of touch with things — stones lying in fields, the fields
themselves, houses, trees, rivers, factory walls, tools,
women’s bodies, sidewalks, people on sidewalks, men in
overalls, men and women in automobiles. The whole
business of the visit to Tom Wills was imagined, an
amusing idea to play with as he varnished wheels and
Tom Wills had himself become a sort of phantom.
He had been replaced by Sponge Martin, by the man
actually working beside him. “Perhaps I am a lover
of men. That may be why I couldn’t stand for the
presence of Bernice any more,” he thought, smiling at
There was a certain sum in the bank, some three
hundred and fifty dollars, that had been there in his
name for a year or two and that he had never told
Bernice about. Perhaps he had really intended, from
the time he had married her, to do to Bernice some
such thing as he finally did. When, as a young man, he
left his grandmother’s house to go live in Chicago,
she had given him five hundred dollars and he had kept
three hundred and fifty of it intact. Mighty lucky he
did, too, he thought, as he walked about the streets of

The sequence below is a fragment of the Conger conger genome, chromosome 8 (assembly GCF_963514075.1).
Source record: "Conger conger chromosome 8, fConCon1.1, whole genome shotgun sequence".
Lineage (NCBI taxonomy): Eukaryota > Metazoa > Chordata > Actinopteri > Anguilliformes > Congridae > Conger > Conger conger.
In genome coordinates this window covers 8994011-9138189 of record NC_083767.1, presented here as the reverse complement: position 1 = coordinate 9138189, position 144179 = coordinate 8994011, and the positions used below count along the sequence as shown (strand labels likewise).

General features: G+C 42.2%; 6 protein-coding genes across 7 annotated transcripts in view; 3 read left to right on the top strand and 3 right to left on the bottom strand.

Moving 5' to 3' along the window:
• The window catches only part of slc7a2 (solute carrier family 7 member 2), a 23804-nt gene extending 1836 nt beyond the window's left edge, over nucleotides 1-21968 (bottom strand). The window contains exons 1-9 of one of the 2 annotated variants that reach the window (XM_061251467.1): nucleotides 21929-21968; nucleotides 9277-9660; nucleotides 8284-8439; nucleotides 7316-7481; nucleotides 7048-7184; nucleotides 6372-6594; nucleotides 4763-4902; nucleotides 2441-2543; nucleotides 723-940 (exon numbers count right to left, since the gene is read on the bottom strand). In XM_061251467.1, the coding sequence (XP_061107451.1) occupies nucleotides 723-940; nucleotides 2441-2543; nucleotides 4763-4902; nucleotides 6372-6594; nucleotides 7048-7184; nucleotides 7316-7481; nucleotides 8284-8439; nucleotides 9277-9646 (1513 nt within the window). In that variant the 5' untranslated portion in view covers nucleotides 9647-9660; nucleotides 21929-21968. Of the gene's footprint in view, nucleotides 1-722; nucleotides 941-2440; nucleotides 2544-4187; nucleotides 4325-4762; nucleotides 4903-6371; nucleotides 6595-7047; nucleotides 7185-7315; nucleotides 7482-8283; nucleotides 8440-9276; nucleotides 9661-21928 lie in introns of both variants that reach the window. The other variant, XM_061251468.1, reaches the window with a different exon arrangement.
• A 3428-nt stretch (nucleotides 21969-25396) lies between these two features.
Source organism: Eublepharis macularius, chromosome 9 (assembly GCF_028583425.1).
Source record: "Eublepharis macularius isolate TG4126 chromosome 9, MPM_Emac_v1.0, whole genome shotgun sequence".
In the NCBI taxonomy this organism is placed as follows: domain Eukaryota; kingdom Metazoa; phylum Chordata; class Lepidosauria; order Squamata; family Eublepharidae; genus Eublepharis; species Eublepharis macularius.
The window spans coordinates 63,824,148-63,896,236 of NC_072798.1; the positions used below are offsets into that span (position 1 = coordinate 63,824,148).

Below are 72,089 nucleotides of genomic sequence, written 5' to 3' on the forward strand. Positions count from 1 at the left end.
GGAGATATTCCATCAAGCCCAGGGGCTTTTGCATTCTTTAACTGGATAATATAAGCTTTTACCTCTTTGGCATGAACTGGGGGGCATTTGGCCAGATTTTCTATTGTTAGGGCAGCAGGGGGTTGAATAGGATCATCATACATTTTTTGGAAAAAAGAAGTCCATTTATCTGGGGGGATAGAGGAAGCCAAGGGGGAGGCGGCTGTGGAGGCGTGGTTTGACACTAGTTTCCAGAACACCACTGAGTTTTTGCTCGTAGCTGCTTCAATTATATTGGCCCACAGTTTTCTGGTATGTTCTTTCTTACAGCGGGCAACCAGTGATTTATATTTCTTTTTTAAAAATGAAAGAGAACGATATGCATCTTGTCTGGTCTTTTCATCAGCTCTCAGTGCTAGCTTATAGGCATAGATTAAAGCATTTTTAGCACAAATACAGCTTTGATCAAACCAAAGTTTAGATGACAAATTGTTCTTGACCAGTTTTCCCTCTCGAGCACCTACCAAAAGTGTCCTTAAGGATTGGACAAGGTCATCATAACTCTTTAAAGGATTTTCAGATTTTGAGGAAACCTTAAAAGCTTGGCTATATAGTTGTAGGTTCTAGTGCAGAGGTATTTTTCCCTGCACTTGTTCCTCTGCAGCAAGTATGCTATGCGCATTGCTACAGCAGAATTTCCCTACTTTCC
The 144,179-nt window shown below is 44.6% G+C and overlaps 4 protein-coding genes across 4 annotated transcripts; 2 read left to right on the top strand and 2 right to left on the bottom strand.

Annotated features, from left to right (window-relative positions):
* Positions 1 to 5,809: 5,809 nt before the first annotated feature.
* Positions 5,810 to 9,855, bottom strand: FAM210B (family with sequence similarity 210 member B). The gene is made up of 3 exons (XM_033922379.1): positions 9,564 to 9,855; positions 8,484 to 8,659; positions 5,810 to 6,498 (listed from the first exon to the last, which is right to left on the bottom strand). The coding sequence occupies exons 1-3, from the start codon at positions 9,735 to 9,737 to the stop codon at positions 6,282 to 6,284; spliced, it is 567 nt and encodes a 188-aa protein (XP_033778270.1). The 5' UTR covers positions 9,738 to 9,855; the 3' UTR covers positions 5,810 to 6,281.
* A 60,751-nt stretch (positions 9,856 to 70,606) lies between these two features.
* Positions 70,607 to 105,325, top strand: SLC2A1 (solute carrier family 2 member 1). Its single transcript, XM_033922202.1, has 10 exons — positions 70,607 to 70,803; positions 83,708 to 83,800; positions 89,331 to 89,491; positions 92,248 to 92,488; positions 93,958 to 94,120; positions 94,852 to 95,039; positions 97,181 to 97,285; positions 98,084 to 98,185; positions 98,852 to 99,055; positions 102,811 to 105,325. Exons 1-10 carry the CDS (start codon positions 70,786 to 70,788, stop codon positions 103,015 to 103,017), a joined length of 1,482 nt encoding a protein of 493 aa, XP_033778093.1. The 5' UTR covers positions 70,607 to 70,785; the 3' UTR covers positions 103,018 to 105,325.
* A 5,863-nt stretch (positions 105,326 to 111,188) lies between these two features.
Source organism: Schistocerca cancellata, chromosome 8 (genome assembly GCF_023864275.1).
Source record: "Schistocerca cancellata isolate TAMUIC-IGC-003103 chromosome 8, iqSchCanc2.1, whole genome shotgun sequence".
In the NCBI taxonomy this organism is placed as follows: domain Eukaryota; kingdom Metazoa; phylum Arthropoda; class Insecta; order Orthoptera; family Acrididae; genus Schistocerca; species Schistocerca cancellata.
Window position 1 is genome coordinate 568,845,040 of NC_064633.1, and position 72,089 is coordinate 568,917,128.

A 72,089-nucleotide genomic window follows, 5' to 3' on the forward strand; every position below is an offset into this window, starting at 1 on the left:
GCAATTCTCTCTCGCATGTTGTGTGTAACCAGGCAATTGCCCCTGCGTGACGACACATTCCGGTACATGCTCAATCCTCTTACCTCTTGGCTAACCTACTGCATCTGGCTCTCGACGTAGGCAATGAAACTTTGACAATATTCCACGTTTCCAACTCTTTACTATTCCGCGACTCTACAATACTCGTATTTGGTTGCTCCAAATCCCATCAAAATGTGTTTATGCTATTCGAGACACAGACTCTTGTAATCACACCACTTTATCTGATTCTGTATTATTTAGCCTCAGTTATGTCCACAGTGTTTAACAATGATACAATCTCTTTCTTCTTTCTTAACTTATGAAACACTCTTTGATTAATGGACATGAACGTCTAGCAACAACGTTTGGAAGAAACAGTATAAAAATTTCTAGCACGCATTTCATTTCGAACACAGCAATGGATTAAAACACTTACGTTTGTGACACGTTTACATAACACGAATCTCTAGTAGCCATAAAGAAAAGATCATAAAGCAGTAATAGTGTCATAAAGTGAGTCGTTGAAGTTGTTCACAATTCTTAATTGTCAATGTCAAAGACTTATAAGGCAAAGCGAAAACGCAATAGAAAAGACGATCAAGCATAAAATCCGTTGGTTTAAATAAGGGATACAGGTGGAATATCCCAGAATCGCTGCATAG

Chicago that evening after the silent quarrel with the
woman. After he left the apartment he went for a
walk in Jackson Park and then walked downtown
to a cheap hotel and paid two dollars for a room for
the night. He slept well enough, and in the morning
when he got into the bank at ten he had already found
out that there was a train for a town named La Salle,
Illinois, at eleven. It was an odd and amusing notion
he thought, that one about to go to a town named
La Salle, there to buy a second-hand rowboat and start
rowing quite casually down a river, leaving a puzzled
wife somewhere in the wake of his boat, that such a
one should spend the morning playing with the notion
of a visit to Tom Wills and his Methodist wife in a
house in a suburb.
“And wouldn’t his wife have been sore, wouldnt
she have given poor Tom a razzing for being the
friend of any such casual chap as myself? After all,
you see, life is a very serious affair, at least it is when
you get it related to somebody else,” was what he had
thought as he sat on the train — ^that morning when he
F irst one thing and then another. A liar, an
honest man, a thief abruptly slipping out of the
service of a daily newspaper in an American city. News-
papers are a necessary part of modern life. They weave
the loose ends of life into a pattern. Everyone interested
in Leopold and Loeb, the young murderers. All people
thinking alike. Leopold and Loeb become the nation’s
pets. The nation horror-struck about what Leopold
and Loeb did. What is Harry Thaw doing now, who
is divorced, who fled with the bishop’s daughter?
Dance life! Awake and dance!
A sneak leaving Chicago on a train at eleven o’clock
in the morning, having told his wife nothing of his